May 11 John Hart (New Jersey politician) public official and politician in colonial New Jersey who served as a delegate to the Continental Congress and also signed Declaration of Independence.
Jun 7 William Warburton an English writer, literary critic and churchman, Bishop of Gloucester from 1759 until his death. He edited editions of the works of his friend Alexander Pope, and of William Shakespeare
Jun 16 Sir Francis Bernard 1st Baronet a British colonial administrator who served as governor of the provinces of New Jersey and Massachusetts Bay. His uncompromising policies and harsh tactics in Massachusetts angered the colonists and were instrumental in the building of broad-based opposition within the province to the rule of Parliament in the events leading to the American Revolution
Jun 21 Michael Adelbulner a German mathematician, physicist, physician, and astronomer. He was born at Nürnberg and died in Altdorf bei Nürnberg
Jun 23 Mikael Sehul a Ras or governor of Tigray 1748–71 and again from 1772 until his death. He was a major political figure during the reign of Emperor Iyasu II and his successors until almost the time of his death
Jun 29 Anton Raphael Mengs a German Bohemian painter, active in Rome, Madrid and Saxony, who became one of the precursors to Neoclassical painting.
Aug 22 Charles Clerke an officer in the Royal Navy who sailed on four voyages of exploration, 3 with Captain James Cook. When Cook was killed during his 3rd expedition to the Pacific, Clerke took command but died later in the voyage from tuberculosis
Aug 24 Cosmas of Aetolia a monk in the Greek Orthodox Church and an important figure in the Greek Enlightenment.
Sep 12 Richard Grenville-Temple 2nd Earl Temple a British politician. He is best known for his association with his brother-in-law William Pitt who he served with in government during Britain's participation in the Seven Years War between 1756 and 1761. He resigned along with Pitt in protest at the cabinet's failure to declare war on Spain
Oct 1 Jeremiah Dixon best known for his work with Charles Mason, from 1763 to 1767, in determining what was later called the Mason-Dixon line.
Oct 11 Casimir Pulaski a Polish noblemanb, soldier and military commander who has been called "the father of the American cavalry".
Oct 18 Patrick d'Arcy born in the west of Ireland. His family, who were Catholics, suffered under the penal laws. In 1739 d'Arcy was sent abroad by his parents to an uncle in Paris. He was tutored in mathematics by Jean-Baptiste Clairaut, and became a friend of Jean-Baptiste's son, Alexis-Claude Clairaut, , who was a brilliant young mathematician. d'Arcy made original contributions to dynamics. He is best known for his part in the discovery of the principle of angular momentum, in a form which was known as "the principle of areas," which he announced in 1746. See the article on areal velocity. d'Arcy also had an illustrious military career in the French army. He obtained the title of "Count" in the French nobility. He was a generous patron of Irish refugees in France. In addition to his contributions to dynamics, he performed research on artillery and on electricity. An experiment of his, reported in 1765, on visual perception is often referred to: it involved a rotating disk on which a burning coal was placed; when the disk was spun at an angular velocity exceeding seven revolutions per second, a full circle of light was perceived. d'Arcy was elected to the Academie Royale des Sciences in 1749. He died from cholera in Paris in October 1779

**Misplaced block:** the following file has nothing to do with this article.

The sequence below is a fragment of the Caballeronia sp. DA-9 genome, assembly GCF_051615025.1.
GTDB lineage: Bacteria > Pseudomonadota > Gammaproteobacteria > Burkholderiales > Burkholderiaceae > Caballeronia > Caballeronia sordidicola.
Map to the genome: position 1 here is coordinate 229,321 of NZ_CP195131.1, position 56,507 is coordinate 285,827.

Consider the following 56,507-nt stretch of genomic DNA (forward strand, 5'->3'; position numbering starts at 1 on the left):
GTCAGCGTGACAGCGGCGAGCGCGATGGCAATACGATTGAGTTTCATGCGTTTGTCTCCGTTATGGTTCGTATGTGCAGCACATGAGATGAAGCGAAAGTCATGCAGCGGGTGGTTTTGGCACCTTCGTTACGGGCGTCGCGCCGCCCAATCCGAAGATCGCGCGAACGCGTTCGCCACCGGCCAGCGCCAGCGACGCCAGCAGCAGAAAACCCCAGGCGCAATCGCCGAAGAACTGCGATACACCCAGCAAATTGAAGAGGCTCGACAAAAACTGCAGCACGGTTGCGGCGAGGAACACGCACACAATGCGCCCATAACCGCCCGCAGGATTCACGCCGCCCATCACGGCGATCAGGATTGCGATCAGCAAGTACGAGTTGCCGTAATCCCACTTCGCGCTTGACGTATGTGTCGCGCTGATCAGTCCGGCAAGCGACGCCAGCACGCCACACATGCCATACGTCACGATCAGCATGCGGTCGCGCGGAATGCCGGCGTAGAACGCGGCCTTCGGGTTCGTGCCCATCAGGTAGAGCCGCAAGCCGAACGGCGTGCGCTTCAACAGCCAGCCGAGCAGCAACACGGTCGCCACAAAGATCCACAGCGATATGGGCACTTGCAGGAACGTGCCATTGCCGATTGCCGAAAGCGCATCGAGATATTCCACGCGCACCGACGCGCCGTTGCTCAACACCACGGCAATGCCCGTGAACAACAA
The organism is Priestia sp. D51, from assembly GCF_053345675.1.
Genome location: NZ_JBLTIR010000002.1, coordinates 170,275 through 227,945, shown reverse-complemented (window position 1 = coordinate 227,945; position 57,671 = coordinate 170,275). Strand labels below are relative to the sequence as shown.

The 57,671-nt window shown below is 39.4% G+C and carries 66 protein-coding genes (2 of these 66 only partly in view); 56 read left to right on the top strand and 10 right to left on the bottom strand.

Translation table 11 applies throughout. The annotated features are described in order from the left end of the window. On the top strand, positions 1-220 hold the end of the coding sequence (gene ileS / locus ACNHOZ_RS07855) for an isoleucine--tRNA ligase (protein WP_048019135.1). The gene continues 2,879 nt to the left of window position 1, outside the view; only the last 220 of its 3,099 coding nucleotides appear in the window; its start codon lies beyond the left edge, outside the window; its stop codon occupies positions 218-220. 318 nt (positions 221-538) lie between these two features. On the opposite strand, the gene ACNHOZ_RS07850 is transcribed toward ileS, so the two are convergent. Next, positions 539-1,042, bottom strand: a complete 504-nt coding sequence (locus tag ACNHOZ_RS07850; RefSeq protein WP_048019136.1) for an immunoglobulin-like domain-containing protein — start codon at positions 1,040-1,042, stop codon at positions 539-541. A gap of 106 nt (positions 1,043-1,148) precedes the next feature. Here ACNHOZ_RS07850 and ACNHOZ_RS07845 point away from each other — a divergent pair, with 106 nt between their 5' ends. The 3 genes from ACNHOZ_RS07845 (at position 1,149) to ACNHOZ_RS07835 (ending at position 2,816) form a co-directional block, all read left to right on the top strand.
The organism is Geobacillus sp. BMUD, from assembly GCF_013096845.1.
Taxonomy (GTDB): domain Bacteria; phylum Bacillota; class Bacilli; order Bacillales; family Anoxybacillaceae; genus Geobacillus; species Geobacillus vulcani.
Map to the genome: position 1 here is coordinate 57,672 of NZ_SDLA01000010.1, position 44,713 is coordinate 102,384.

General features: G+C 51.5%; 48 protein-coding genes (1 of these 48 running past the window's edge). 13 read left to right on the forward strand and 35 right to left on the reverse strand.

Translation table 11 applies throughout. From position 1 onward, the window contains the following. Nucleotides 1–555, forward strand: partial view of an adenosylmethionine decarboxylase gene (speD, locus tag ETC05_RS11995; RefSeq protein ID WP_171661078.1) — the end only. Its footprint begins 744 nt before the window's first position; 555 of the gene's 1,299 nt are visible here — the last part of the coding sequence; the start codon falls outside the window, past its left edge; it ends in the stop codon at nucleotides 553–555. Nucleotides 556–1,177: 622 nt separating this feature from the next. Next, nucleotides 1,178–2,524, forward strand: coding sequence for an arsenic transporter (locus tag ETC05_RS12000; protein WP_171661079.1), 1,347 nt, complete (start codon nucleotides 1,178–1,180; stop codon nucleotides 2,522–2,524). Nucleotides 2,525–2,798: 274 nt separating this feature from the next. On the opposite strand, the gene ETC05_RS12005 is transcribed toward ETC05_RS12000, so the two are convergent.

Nov 16 Pehr Kalm a Swedish-Finnish explorer, botanist, naturalist, and agricultural economist. He was one of the most important apostles of Carl Linnaeus
Nov 25 Dom Bédos de Celles a Benedictine monk best known for being a master pipe organ builder.
Nov 28 Wilhelm Sebastian von Belling a Prussian Hussar general under Frederick the Great.
Dec 5 Hermann Anton Gelinek a German monk and musician.
Dec 6 Jean-Baptiste-Siméon Chardin an 18th-century French painter. He is considered a master of still life, and is also noted for his genre paintings which depict kitchen maids, children, and domestic activities. Carefully balanced composition, soft diffusion of light, and granular impasto characterize his work
Dec 8 Nathan Alcock an English physician.
Dec 11 Alessandro Albani a leading collector of antiquities in Rome and a commissioner of works of art. He supported the art historian, Johann Joachim Winckelmann and commissioned paintings from Anton Raphael Mengs. As a Roman Catholic cardinal he furthered the interests of the governments of Austria, Savoy and Britain against those of France and Spain
Dec 16 Emperor Go-Momozono the 118th emperor of Japan, according to the traditional order of succession.
Dec 23 Augustus Hervey 3rd Earl of Bristol a British admiral and politician.
Dec 28 Gennaro Manna an Italian composer based in Naples. His compositional output includes 13 operas and more than 150 sacred works, including several oratorios. See Italian Wikipedia
Dec 31 Johann Friedrich Cotta (theologian) a German theologian.